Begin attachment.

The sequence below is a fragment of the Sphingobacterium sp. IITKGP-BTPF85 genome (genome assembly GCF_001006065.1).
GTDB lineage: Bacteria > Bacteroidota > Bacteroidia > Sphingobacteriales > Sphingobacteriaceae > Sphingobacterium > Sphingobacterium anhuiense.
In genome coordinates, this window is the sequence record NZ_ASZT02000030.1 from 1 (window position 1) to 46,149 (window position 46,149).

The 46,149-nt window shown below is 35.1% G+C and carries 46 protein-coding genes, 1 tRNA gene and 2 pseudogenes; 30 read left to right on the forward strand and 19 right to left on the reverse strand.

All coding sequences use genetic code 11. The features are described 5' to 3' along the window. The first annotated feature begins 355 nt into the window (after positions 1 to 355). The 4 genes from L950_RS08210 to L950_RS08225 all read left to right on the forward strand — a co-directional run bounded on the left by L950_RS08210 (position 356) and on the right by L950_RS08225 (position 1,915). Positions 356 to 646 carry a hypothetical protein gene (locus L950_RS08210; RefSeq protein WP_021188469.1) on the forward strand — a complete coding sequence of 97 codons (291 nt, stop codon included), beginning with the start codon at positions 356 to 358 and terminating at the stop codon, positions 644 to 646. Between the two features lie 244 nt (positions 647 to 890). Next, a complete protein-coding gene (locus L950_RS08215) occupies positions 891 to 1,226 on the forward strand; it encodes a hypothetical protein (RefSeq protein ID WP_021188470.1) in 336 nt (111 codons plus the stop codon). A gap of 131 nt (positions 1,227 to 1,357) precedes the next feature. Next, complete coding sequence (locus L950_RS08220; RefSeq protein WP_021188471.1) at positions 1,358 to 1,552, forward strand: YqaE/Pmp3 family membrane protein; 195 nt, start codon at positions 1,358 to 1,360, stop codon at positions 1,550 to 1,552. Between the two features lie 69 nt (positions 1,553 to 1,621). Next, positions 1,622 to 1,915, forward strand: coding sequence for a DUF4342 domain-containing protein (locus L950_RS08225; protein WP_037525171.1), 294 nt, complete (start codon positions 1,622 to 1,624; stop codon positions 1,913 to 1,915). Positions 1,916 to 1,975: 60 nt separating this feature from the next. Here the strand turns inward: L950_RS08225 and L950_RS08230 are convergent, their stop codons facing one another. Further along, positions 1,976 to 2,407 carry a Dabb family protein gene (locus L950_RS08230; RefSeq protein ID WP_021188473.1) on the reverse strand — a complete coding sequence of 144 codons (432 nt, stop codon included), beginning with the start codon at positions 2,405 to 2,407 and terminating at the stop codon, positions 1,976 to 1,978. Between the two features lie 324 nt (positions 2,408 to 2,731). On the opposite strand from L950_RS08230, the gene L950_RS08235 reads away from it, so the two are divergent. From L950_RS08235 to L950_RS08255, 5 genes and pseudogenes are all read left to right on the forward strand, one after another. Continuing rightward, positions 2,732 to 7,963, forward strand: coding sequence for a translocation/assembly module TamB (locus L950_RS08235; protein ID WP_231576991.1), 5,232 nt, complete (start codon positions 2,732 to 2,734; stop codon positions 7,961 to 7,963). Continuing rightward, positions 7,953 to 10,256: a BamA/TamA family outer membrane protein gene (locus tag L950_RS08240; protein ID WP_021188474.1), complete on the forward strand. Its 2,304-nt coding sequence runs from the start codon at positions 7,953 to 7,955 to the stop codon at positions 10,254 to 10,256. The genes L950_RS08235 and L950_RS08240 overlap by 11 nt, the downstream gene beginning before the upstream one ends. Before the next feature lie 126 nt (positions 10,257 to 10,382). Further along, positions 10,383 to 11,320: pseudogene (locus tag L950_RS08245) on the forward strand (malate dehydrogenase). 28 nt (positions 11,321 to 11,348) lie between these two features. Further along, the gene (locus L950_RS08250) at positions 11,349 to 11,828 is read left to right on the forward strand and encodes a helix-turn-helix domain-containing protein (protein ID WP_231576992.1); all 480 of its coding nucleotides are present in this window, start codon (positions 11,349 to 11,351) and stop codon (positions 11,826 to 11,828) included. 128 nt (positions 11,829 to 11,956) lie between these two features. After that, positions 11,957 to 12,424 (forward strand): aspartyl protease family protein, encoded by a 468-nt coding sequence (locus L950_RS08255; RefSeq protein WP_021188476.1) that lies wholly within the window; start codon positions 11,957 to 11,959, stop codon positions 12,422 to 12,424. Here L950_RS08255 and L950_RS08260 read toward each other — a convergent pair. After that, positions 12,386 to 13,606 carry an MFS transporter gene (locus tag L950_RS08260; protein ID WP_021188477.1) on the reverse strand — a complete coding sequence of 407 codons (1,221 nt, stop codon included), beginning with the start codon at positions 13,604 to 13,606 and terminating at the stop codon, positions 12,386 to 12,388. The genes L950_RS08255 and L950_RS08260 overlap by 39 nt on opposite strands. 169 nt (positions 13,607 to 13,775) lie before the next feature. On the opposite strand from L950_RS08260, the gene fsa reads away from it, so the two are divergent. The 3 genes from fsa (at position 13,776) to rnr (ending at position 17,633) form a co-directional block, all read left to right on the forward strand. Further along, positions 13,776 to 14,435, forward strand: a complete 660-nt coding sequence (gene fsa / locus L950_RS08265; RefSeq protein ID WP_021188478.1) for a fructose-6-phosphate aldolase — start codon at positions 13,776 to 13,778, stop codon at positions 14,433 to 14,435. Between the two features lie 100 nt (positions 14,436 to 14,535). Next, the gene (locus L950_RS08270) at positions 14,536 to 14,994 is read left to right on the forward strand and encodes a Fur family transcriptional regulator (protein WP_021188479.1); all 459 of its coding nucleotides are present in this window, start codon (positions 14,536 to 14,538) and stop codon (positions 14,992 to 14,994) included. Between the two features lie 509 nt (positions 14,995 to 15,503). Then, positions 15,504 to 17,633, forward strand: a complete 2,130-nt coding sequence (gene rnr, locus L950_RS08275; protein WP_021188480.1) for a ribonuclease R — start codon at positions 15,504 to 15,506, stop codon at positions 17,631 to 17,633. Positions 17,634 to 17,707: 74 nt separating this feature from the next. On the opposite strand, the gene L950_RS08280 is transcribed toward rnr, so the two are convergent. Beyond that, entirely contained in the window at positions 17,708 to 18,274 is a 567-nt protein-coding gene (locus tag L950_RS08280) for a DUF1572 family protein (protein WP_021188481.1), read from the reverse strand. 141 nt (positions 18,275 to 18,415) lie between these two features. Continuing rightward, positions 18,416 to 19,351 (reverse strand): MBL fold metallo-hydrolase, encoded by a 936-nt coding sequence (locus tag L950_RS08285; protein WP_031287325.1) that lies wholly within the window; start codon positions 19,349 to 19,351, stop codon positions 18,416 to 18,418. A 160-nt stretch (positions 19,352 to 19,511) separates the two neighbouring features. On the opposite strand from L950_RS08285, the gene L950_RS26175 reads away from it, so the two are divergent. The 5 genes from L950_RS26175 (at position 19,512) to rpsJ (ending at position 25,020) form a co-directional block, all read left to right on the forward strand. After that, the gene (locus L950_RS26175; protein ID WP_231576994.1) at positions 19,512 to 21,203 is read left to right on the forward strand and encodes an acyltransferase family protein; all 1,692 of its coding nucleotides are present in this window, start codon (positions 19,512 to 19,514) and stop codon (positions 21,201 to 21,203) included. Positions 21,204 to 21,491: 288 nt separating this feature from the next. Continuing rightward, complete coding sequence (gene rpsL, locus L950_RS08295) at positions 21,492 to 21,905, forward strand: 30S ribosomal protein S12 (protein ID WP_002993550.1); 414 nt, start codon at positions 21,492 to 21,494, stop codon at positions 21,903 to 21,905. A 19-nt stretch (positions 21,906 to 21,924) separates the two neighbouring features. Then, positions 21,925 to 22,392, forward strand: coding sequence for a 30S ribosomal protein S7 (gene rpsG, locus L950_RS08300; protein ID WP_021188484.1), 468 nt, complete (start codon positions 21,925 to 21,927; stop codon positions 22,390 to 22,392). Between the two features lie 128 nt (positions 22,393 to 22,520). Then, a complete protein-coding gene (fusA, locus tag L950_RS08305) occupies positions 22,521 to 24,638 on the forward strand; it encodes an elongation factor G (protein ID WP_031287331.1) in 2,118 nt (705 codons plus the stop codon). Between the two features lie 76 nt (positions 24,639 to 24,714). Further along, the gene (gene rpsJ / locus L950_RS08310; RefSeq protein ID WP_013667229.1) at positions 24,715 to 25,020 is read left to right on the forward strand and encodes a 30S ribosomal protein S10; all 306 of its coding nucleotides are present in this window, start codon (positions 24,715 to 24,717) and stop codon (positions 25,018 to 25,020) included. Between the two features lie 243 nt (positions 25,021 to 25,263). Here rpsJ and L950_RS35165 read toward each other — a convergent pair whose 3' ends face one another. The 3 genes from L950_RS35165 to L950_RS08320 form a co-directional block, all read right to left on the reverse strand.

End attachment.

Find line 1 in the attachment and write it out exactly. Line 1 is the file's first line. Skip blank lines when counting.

The sequence below is a fragment of the Sphingobacterium sp. IITKGP-BTPF85 genome (genome assembly GCF_001006065.1).